bang for the buck
bang for the buck
- more value for money
- more firepower for the money spent
- better result than the effort put into something
- a good deal
- We tried that new Indian restaurant last night. The food was excellent, and the prices weren’t too bad either, so we got a lot of bang for our bucks.
- If you are prepared to do some work yourself, there are still a few older properties for sale that would give you more bang for your buck.
- It’s better to get a BOGOF deal. Much more bang for the buck.
- I recommend purchasing grocery online. You’ll get maximum bang for your buck.
- This choice gives you the best bang for your buck.
- My dad had taught me how to get the best bang for the buck.
- You are always finding new opportunities that deliver more bang for your buck.
- Comparing unit pricing labels at the grocery store is a great way to get the more bang for your buck.
- I was searching online for how to get the best bang for the buck.
- Everyone wants the more bang for their buck. But sometimes it’s hard to find the right deals.
The idiom has a political origin. It was used in quite a literal sense with ‘bang’ – meaning excitement, bombs (or weapons), and buck meaning money.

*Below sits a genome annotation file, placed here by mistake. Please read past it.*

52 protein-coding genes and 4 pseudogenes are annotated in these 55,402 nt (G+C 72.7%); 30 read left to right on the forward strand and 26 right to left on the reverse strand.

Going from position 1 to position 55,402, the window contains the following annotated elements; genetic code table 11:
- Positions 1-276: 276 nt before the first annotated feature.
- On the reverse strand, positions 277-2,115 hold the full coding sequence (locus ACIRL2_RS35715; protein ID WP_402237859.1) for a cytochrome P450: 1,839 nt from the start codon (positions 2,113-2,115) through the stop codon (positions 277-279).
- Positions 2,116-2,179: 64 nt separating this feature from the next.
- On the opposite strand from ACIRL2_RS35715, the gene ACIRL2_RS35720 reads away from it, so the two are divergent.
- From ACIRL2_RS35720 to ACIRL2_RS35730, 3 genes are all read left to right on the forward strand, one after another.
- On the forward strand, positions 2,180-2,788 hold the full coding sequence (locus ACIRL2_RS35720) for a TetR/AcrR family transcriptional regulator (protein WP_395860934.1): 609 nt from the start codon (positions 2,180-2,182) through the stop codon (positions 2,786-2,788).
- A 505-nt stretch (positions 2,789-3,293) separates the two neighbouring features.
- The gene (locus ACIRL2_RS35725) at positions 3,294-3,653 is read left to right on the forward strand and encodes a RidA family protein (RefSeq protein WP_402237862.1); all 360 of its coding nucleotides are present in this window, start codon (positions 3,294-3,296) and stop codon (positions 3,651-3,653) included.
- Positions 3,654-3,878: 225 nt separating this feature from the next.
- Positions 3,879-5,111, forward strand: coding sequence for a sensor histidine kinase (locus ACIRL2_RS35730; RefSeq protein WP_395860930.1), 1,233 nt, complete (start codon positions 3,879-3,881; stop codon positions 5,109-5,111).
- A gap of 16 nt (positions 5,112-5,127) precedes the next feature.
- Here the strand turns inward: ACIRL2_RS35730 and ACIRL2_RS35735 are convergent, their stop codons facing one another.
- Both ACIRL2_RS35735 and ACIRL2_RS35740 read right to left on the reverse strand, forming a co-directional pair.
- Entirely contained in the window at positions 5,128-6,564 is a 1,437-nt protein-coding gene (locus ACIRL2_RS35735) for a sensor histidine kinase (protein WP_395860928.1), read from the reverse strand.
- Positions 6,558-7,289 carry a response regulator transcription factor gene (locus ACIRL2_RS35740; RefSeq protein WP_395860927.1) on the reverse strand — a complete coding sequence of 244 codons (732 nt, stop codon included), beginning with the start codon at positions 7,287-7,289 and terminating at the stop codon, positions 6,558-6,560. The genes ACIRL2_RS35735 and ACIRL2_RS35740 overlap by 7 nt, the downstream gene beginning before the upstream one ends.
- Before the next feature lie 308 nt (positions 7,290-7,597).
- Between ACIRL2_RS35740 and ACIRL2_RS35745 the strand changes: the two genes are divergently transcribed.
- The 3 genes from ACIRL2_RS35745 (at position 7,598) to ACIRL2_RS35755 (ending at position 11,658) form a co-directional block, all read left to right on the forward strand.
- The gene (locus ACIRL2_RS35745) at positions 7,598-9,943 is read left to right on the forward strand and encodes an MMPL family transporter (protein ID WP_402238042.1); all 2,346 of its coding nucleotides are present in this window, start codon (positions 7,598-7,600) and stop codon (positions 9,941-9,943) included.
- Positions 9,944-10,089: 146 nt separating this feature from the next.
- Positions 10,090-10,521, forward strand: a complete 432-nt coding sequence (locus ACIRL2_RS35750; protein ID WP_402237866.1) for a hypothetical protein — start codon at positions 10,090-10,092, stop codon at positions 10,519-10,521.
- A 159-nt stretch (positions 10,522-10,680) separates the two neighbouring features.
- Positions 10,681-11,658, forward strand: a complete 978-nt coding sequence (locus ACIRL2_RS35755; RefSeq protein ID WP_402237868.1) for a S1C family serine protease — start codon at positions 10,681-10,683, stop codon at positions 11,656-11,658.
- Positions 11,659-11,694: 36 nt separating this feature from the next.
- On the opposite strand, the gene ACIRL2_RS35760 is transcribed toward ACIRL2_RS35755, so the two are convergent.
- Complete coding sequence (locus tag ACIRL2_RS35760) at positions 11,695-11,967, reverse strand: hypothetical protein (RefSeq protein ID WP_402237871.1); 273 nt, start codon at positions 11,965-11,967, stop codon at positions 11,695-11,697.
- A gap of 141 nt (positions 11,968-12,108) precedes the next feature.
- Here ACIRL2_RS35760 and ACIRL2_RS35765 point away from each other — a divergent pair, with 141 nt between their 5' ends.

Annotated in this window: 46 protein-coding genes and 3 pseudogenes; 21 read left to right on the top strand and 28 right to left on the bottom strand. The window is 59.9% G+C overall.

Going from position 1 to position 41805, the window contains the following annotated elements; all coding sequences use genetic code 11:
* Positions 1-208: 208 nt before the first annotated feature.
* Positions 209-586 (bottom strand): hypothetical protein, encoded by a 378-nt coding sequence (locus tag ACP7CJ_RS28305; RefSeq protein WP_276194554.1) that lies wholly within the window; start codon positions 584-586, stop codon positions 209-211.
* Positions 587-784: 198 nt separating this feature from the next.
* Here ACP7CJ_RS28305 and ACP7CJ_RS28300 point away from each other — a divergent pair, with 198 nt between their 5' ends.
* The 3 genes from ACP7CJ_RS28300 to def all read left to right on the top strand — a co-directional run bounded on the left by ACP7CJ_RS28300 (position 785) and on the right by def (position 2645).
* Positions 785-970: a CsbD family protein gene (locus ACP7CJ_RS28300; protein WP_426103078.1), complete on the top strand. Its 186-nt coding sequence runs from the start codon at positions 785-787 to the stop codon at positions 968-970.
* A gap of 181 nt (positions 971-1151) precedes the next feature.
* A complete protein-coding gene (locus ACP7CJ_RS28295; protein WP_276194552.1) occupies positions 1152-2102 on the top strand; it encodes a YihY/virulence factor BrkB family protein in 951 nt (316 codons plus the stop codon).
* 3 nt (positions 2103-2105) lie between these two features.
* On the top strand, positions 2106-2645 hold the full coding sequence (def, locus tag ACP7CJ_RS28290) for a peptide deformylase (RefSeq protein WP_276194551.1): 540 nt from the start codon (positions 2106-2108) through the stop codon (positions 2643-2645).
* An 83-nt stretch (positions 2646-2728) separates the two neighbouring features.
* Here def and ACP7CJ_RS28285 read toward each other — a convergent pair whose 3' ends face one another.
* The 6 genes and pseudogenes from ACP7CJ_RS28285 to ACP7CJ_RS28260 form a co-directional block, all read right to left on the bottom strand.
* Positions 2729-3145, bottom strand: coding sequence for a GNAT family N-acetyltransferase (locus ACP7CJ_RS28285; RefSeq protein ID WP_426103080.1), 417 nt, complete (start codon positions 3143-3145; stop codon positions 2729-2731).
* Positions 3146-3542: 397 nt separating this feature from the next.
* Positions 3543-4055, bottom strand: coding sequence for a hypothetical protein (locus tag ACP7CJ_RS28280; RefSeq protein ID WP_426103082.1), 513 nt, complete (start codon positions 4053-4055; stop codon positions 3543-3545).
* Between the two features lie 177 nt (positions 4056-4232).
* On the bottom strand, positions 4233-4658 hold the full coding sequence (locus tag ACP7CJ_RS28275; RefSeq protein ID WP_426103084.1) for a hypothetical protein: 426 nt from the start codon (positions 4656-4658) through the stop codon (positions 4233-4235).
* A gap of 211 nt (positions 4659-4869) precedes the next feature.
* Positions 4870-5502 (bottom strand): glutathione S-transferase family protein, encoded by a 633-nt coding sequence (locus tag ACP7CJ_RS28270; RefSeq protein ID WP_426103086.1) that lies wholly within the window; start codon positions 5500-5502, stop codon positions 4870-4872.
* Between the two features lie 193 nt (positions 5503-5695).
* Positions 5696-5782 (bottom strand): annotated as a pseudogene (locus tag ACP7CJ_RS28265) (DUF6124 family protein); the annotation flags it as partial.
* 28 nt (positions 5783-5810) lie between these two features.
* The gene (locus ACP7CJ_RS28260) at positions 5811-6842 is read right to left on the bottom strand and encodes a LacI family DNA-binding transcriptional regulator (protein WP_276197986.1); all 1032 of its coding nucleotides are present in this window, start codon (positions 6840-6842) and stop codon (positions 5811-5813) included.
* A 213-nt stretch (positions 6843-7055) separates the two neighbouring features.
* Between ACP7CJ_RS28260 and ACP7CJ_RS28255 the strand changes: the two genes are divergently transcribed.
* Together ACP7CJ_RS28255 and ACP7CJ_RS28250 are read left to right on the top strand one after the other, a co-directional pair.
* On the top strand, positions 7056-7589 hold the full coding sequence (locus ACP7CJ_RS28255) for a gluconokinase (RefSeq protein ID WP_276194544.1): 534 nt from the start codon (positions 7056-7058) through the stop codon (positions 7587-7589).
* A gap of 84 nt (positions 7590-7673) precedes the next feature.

The first recorded use is in 1954 during the US President Dwight D. Eisenhower’s administration, when his Defense Secretary, Charles Erwin Wilson, used this phrase as the title of New Look policy of depending on nuclear weapons. Instead of increasing the men in the regular army, the US relied more on nuclear arms to keep the threat from Russia at bay during the cold war.
It continued to be used in the US military into the 1960s to suggest that the national defense budget was good value for the higher destructive power they could produce. Today, the idiom is used to mean more worth for the money used.
“More bang for the buck” was preceded by “more bounce to the ounce,” an advertising catchphrase used in 1950 to market the carbonated soft drink Pepsi.